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This building is in the Glasgow Council and the Glasgow Burgh. It is a category A building and was listed on 15/12/1970.

Group Items: N/A, Group Cat: N/A, Map Ref: NS 5751 6729.


John James Stevenson, 1898-1902. Scottish gothic church, with tall 2-stage tower and crown spire; asymmetrical; lower church and caretaker's house. Sited on ground falling sharply to River Kelvin.

Red sandstone ashlar, lightly stugged, squared and snecked, bull-faced to lower church and crypt. String and band courses. Chamfered arrises to principal openings with architraved surrounds. Cusped, curvilinear tracery.

W ELEVATION: Scottish 15th century gothic, gabled with crowsteps, entered from high-level bridge, Belmont Street, tower adjoined to left. Angle buttresses, set-off. Pointed arch doorway at centre; roll-moulded door surround, 2-leaf panelled doors, ashlar lintel; blind, traceried fanlight. Doorway flanked by angled nook-shafts with crocketted pinnacles and pointed arch, 3-light, traceried windows. Large, Y-traceried, 6-light pointed arch window above and cross finial.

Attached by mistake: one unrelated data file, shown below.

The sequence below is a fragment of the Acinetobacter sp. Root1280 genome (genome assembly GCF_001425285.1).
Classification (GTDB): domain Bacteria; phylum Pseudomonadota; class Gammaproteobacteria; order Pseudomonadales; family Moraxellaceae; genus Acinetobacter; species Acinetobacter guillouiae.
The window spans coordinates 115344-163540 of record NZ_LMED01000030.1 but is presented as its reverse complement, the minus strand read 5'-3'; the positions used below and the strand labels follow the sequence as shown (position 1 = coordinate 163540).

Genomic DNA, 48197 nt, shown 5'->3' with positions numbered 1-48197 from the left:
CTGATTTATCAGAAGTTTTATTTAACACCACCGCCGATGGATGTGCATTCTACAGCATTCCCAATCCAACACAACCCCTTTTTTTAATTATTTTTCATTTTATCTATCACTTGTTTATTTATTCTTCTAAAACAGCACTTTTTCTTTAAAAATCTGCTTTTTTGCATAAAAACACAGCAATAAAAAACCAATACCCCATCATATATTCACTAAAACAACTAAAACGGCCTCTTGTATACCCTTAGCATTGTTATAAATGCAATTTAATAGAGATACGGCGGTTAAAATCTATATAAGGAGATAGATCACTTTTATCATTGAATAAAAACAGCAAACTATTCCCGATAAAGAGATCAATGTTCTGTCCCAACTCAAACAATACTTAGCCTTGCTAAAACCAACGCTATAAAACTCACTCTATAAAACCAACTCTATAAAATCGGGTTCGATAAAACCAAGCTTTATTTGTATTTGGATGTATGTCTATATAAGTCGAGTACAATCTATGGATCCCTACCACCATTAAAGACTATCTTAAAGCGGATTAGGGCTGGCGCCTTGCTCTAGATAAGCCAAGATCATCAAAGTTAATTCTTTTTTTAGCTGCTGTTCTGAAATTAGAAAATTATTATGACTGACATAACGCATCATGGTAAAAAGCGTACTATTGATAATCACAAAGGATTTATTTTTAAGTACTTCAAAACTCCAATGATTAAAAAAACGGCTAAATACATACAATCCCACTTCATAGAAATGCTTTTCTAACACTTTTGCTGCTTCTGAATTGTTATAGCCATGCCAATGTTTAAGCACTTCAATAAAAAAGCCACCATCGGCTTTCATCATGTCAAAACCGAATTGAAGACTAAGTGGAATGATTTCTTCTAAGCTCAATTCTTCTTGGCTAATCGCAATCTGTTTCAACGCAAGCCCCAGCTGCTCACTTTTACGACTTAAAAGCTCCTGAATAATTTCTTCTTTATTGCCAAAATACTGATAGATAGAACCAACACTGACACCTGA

TOWER: square with diagonal, off-set, angle buttresses. Tall 1st stage containing stair; entrance to N aisle by door on EW elevation, 2-leaf, with carved detail above lintel; further door below bridge, 2 segmental-arched, 3-light windows lighting stair to N; rectangular, 2- and 3-light traceried stair windows above, to N and W, small window at eaves level to W. Upper stage with 2, pointed arch louvred and traceried openings with deeply chamfered, moulded surrounds, to each face. Corbelled ashlar parapet featuring carved animals to corbel course, below crocketted ashlar crown spire with pinnacles tied into substantial, decorative, off-set gothic apex. Lighting conductor.

S ELEVATION: 5-bay lean-to 2-0storey aisle including lower church hall; by 3 round-arched 4-light traceried windows lighting hall at centre, pointed arch 2-light to outer left and 2 rectangular windows below round-arched window to outer right; ashlar masonry to aisle above with small, paired quatrefoil windows to each bay except outer left with single quatrefoil. 5 bays to clerestorey with pilasters dividing bays; paired pointed arch traceried windows to each bay, single window to outer left. Coped, crenellated parapet.